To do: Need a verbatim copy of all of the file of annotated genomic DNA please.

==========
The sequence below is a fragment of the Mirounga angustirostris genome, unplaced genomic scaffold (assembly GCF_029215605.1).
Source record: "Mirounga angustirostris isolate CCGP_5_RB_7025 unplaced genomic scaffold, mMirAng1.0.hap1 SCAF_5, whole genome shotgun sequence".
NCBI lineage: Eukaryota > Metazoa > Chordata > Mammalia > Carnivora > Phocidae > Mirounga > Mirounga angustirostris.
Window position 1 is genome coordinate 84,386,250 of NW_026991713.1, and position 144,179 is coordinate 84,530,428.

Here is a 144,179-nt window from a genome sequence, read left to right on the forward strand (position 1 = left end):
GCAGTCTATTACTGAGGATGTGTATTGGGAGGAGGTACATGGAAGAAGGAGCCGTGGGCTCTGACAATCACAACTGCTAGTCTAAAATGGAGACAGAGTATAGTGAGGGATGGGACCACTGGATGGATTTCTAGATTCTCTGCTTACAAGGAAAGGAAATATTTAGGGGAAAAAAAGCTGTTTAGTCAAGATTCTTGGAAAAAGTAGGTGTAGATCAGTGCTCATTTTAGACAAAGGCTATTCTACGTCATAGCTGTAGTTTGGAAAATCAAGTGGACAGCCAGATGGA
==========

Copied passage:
The sequence below is a fragment of the Mirounga angustirostris genome, unplaced genomic scaffold (assembly GCF_029215605.1).
Source record: "Mirounga angustirostris isolate CCGP_5_RB_7025 unplaced genomic scaffold, mMirAng1.0.hap1 SCAF_5, whole genome shotgun sequence".
NCBI lineage: Eukaryota > Metazoa > Chordata > Mammalia > Carnivora > Phocidae > Mirounga > Mirounga angustirostris.
Window position 1 is genome coordinate 84,386,250 of NW_026991713.1, and position 144,179 is coordinate 84,530,428.

Here is a 144,179-nt window from a genome sequence, read left to right on the forward strand (position 1 = left end):
GCAGTCTATTACTGAGGATGTGTATTGGGAGGAGGTACATGGAAGAAGGAGCCGTGGGCTCTGACAATCACAACTGCTAGTCTAAAATGGAGACAGAGTATAGTGAGGGATGGGACCACTGGATGGATTTCTAGATTCTCTGCTTACAAGGAAAGGAAATATTTAGGGGAAAAAAAGCTGTTTAGTCAAGATTCTTGGAAAAAGTAGGTGTAGATCAGTGCTCATTTTAGACAAAGGCTATTCTACGTCATAGCTGTAGTTTGGAAAATCAAGTGGACAGCCAGATGGA